Clinton Leads the Popular Vote? Maybe, Maybe Not. But Does it Matter?
Today, Clinton will be running this ad, “17 Million,” in Montana and South Dakota which trumpets her popular vote lead and claims that “More Americans have voted for Hillary Clinton than anyone in primary history.” One of Clinton’s final arguments to the superdelegates is that it would be electoral disaster to nominate a candidate who didn’t win the popular vote.
Of course, the DNC’s rules were always intended to override the popular vote if Democratic party leaders disliked the leading candidate. But what started out as a means of reining in recklessly overexcited primary voters turned out to be just as subject to the passions of the superdelegates. No doubt the very un-democratic process (for example, half the superdelegates are white men) will be scrapped after this year, not least because of its un-democratic nature.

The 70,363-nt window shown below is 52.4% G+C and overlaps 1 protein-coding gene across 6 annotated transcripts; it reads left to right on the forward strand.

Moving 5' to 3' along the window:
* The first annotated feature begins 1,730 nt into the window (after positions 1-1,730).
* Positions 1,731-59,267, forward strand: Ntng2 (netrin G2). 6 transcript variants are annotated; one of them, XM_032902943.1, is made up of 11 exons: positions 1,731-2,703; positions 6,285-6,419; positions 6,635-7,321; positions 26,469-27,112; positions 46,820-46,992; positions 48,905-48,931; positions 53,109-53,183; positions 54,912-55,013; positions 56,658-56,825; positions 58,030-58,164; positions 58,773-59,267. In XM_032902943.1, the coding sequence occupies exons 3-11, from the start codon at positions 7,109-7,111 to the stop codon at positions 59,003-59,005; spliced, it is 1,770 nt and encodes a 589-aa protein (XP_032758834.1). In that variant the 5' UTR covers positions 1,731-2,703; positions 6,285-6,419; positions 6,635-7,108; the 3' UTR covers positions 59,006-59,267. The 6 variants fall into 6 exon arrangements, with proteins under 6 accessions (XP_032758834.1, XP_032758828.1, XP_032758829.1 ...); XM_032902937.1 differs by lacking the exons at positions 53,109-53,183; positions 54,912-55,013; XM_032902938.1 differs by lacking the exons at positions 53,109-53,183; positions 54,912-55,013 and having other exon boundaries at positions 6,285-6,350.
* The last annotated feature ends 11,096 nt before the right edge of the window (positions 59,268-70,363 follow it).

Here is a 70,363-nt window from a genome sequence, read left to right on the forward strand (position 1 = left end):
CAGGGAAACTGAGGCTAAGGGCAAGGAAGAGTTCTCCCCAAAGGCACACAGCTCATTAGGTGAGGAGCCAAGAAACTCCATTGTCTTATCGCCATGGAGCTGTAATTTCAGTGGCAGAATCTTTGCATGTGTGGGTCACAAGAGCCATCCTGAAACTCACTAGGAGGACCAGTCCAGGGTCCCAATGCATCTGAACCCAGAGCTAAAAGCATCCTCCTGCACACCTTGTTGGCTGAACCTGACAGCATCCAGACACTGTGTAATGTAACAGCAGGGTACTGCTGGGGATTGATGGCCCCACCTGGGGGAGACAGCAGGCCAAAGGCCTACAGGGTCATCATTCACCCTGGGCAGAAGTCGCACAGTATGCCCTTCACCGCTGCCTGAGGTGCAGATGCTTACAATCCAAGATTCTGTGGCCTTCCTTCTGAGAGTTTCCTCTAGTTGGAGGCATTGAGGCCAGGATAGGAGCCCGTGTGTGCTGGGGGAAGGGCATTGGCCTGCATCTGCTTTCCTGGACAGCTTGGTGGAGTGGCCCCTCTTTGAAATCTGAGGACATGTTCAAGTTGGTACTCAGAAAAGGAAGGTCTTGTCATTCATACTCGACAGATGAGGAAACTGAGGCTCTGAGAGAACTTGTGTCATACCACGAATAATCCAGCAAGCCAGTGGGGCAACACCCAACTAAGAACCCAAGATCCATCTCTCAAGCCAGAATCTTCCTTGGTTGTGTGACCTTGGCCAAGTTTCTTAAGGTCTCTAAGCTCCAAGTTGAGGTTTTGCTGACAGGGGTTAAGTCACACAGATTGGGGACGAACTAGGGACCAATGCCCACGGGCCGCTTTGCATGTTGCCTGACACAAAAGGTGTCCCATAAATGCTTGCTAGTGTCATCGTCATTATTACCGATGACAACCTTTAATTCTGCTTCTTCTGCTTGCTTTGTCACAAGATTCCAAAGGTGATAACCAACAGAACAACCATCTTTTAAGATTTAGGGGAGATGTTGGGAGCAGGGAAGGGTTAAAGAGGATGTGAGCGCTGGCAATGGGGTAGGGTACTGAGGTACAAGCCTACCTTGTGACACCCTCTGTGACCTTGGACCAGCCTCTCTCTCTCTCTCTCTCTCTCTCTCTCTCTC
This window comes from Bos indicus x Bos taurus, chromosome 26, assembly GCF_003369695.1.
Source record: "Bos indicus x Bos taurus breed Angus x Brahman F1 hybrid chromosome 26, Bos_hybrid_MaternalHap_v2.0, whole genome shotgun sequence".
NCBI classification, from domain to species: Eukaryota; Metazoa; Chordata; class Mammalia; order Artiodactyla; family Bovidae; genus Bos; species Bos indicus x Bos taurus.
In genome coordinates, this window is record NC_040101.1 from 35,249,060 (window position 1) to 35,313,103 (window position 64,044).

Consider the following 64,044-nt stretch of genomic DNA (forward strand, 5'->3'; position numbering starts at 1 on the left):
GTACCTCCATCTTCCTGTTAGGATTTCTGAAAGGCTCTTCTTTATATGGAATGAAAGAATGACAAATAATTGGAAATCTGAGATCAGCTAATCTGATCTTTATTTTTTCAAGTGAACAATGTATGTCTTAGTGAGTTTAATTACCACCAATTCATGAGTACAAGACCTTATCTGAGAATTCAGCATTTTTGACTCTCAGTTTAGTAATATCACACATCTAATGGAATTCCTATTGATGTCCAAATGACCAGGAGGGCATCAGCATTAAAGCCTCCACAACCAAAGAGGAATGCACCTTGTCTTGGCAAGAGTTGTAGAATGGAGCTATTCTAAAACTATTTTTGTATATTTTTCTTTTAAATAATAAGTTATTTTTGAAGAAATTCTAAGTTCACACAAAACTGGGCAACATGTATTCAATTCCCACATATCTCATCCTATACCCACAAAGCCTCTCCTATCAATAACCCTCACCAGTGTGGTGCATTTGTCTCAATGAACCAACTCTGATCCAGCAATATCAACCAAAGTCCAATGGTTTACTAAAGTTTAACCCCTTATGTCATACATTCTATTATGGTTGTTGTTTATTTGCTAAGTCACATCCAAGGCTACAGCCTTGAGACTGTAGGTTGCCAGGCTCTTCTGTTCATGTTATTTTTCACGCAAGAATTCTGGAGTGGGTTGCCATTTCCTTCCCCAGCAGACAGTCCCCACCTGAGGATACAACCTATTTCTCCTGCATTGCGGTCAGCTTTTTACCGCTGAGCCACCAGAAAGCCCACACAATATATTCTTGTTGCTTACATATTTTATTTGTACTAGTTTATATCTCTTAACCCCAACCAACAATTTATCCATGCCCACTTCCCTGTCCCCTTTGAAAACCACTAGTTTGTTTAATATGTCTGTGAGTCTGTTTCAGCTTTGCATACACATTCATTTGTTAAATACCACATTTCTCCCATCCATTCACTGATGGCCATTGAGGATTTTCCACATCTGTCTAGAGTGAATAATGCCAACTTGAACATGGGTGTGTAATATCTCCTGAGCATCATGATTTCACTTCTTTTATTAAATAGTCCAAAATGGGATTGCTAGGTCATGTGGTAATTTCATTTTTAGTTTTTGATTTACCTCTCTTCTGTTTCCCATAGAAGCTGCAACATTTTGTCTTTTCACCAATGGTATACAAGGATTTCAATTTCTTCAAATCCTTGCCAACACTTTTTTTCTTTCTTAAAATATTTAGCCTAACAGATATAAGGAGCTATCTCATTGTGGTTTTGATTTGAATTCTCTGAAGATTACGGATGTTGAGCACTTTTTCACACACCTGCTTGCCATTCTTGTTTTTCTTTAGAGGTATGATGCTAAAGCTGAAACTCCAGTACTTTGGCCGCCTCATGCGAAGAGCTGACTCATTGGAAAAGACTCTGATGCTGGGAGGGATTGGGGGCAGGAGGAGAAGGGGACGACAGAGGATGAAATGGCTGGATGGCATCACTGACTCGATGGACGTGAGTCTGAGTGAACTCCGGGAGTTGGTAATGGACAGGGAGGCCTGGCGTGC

No matter which candidate ends up with the popular vote lead (and Clinton’s claims are premature according to Byron York’s count), it’s going to be very, very close. As Byron’s figures show, there’s just no way that either side will be able to persuade anyone but true believers that they’ve won. The Democrats have spent the last eight years questioning the legitimacy of close elections. They’re still bitter about 2000 and whispers of stolen Ohio votes in 2004 persist. Holding a grudge over this sort of thing is a lifestyle choice for liberals.
All of which adds up to the same thing: John McCain is one lucky candidate.